Somewhere I have read a commentator remark on how tragic or pathetic it was that during the Clinton years, while Islamic terrorist groups were busy developing their capacity to attack the United States, American society was preoccupied with Monica Lewinsky. Depending on your political allegiances you could blame either the shallow vindictiveness of the right wing or the sleaziness of the president and his supporters; but since 9/11 it can hardly be contested that we must have been doing something seriously wrong.
I was distant from American politics during the 1990s; I lived abroad during part that era and was otherwise preoccupied with different things. (I still can’t bring myself to care terribly much about many of the details of American electoral politics.) However, the stunning and – to a conservative – devastating developments of this past decade obviously have proceeded directly from the events of the 1990s, so it is worthwhile to revisit that time to see what we can see.
I have been reading The Clinton Wars by Sidney Blumenthal (New York: Farrar, Straus and Giroux, 2003), a liberal journalist who became an important senior adviser to the Clinton administration. My hope was to learn more about U.S. involvement in the Bosnian War, but the main focus of the book is on the various scandals in which Clinton and his administration were implicated. Blumenthal is a serious Clinton partisan – it seems neither Bill nor Hillary can do wrong in his eyes, and apparently his support of Hillary against Obama in 2008 cost him a job in the Obama administration. As someone who has never had the least inclination to like Clinton, it is interesting to see how he appears to his admirers. His talent and energy are undeniable, and he made at least superficial attempts to “moderate” the Democratic program in hopes that the majority of Americans, along with liberal Republicans, would support him. That Clinton was nevertheless attacked and derided by Republicans and the conservative media was, to Blumenthal, proof of their essential irrationality and ill will.
Blumenthal, who gave Hillary Clinton the term “vast right-wing conspiracy” to describe “the alliance of conservative media, think tanks, and political operatives that sought to destroy the Clinton White House” (see here) really does see “the right” as the primary obstacle to progress in politics – a fundamentally irrational, malicious force in American society.
Clinton believed he could move his agenda reasonably, making his case, fighting his battles, and pushing extremists to the fringes, where they belonged. But the irrational element in politics isn’t a virus isolated in extremism. Uncontrollable emotional passion in politics has roots in a thousand sources deep in the social soil. It can be located in the loss of power, in frustration at trying to grasp it, or just in the slightest proximity to power; in status anxiety, a moment of unsteady attention, or economic insecurity; in the desire for fame, influence, wealth, or ratings. These combustible feelings can never be quite gratified – because there is an insistent pressure for more, an ever-nagging sensation that whatever has been gained is never enough, and a dread that a speck of reflected glory can be capriciously lost in a twinkling.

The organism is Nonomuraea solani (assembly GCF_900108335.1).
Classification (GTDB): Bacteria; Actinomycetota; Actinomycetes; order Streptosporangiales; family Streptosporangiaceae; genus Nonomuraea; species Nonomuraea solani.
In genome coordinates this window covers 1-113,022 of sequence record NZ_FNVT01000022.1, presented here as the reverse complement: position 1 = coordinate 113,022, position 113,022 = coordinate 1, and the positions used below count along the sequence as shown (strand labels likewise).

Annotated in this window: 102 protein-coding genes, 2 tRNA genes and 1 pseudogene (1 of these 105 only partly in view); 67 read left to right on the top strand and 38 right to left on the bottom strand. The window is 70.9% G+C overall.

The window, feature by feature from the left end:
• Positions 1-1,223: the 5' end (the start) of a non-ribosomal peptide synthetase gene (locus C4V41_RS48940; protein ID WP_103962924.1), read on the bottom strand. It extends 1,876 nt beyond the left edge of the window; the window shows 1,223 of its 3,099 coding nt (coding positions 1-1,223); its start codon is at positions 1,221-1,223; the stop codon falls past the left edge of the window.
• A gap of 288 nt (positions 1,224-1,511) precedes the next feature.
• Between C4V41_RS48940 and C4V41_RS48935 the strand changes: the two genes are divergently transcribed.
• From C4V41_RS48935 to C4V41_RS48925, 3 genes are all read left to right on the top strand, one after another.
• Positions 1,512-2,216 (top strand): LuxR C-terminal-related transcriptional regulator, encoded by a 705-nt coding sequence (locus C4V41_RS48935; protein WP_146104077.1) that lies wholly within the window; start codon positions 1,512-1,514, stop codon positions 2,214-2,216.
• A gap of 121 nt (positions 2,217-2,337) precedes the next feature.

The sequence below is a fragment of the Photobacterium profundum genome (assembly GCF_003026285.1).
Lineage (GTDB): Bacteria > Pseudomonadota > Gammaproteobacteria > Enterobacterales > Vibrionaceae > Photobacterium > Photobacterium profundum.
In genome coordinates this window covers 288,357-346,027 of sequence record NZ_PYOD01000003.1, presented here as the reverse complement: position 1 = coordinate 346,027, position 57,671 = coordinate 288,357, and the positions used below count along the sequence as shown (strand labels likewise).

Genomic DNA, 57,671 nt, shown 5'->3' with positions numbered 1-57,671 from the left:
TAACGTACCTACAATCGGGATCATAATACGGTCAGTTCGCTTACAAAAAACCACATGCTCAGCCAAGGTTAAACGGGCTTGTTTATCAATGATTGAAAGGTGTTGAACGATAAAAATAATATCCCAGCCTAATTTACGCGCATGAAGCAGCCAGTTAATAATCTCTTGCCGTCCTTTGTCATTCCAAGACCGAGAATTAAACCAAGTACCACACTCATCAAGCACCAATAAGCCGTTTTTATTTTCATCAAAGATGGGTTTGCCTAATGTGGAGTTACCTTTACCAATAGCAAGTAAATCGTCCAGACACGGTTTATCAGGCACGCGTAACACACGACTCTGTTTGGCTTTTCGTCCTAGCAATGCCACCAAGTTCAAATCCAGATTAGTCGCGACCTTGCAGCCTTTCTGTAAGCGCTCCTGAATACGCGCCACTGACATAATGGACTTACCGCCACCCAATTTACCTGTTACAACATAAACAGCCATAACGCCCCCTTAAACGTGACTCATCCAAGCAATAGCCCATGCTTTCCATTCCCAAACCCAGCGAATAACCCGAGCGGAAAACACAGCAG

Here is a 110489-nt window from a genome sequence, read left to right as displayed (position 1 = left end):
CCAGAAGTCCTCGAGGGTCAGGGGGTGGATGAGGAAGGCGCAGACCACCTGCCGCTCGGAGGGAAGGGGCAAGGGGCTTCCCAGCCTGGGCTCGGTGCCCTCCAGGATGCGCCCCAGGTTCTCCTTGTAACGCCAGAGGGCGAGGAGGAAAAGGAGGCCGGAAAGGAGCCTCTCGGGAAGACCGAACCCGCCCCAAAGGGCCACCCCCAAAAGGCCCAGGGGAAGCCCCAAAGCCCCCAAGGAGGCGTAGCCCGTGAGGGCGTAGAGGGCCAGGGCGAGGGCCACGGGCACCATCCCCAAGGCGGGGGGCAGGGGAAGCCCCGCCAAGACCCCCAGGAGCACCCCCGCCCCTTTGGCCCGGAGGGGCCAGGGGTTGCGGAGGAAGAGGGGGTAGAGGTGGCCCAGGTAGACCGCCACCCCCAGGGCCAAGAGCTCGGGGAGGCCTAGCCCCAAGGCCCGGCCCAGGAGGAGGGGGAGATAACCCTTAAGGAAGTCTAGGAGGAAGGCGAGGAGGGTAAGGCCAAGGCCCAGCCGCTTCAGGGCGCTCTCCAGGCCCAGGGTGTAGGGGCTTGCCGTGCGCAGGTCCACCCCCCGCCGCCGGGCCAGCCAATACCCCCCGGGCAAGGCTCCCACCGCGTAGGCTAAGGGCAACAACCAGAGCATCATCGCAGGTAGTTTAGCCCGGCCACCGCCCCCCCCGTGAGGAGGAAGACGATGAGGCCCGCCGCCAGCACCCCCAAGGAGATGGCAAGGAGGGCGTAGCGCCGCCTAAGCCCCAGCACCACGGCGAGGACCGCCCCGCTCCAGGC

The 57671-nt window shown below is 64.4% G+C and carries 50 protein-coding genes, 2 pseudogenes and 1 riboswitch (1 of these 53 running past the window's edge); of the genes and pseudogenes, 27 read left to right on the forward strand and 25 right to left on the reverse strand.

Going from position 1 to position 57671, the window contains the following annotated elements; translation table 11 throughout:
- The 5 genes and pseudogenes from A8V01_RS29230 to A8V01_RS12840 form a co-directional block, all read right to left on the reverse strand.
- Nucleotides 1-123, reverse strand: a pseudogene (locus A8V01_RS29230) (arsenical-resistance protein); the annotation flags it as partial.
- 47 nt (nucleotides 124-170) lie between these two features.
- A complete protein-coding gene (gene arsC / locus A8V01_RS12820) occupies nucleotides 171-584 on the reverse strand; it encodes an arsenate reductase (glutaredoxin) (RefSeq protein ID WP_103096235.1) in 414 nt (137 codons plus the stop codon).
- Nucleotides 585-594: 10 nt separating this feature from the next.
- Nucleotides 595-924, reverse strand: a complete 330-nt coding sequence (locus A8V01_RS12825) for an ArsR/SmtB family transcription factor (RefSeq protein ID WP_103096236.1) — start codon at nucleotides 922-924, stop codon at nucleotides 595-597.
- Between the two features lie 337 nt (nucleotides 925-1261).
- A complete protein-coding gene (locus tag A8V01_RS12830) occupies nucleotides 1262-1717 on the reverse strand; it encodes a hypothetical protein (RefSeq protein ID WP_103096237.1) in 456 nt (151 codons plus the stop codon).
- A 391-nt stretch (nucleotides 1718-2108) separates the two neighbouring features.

The intensity of reaction, defying logic and reason, acquires its own logic. Rage and hatred swiftly develop images that masquerade as ideas, and the heightened imagination can make the figures on the cave wall appear to be a higher truth. The stronger the feeling, the more ingenuous it feels. Once in its grip, a person can make any remark or incident fit the mesmerizing pattern and confirm its reality. And the more a figure of hate tries to alter that reality to escape from the picture, the more he or she (Bill or Hillary) is thrust back into the stereotype…. (48)
I’ll limit my remarks to just a couple for now. First, Blumenthal’s view of the nature of “the right” is shared by many liberals, especially political thinkers and commentators and the more sophisticated of the Democrat voters. Frustrated by the intransigence of nearly half of the American population in their resistance to progressive policies, they try to articulate a psychological or anthropological explanation for the obvious irrationality of this group. They simply cannot accept that many people do understand the aims of progressive policies and reject those aims. Obama, readers will probably recall, has described “the right” in these terms quite frequently.
Second, despite the enormous biases of liberal operatives like Blumenthal, it is not a bad idea to consider how the establishment Right – say, the editors of the Wall Street Journal; Republican leaders; members of think tanks – appear in their eyes. What were they doing in the 1990s? Were they above the shenanigans that drew such contempt for the Clinton administration? That administration no doubt deserved the hounding they received. But what were the Right doing about mass immigration, deindustrialization, and deficit spending – to name a few of the problems that have really caught up with us since then? They had a lot of power to disrupt Democratic ambitions, and it’s good that they did, but it wasn’t enough.
The Republicans appear poised for huge gains in Tuesday’s elections, but until a solid and principled conservative movement has planted its roots at all levels of society, such victories will be fleeting and their benefits capricious.